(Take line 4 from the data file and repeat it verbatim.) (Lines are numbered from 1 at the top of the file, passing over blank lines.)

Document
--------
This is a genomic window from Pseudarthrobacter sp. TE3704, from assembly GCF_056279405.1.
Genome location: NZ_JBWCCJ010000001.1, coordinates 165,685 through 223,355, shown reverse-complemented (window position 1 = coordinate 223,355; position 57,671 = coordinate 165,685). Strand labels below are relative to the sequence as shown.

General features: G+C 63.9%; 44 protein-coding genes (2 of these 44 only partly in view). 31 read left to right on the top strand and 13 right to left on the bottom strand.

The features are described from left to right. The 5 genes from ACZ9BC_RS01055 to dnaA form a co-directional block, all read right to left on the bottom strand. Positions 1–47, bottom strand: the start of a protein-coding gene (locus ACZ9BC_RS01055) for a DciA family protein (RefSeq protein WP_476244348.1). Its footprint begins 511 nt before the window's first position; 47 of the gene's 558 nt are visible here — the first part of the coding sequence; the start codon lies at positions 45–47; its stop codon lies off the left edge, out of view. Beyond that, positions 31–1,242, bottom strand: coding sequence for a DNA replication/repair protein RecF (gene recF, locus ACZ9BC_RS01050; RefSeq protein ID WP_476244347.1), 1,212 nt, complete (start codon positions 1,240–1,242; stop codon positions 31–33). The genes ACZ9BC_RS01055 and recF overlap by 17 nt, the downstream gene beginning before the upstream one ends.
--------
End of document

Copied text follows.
The features are described from left to right. The 5 genes from ACZ9BC_RS01055 to dnaA form a co-directional block, all read right to left on the bottom strand. Positions 1–47, bottom strand: the start of a protein-coding gene (locus ACZ9BC_RS01055) for a DciA family protein (RefSeq protein WP_476244348.1). Its footprint begins 511 nt before the window's first position; 47 of the gene's 558 nt are visible here — the first part of the coding sequence; the start codon lies at positions 45–47; its stop codon lies off the left edge, out of view. Beyond that, positions 31–1,242, bottom strand: coding sequence for a DNA replication/repair protein RecF (gene recF, locus ACZ9BC_RS01050; RefSeq protein ID WP_476244347.1), 1,212 nt, complete (start codon positions 1,240–1,242; stop codon positions 31–33). The genes ACZ9BC_RS01055 and recF overlap by 17 nt, the downstream gene beginning before the upstream one ends.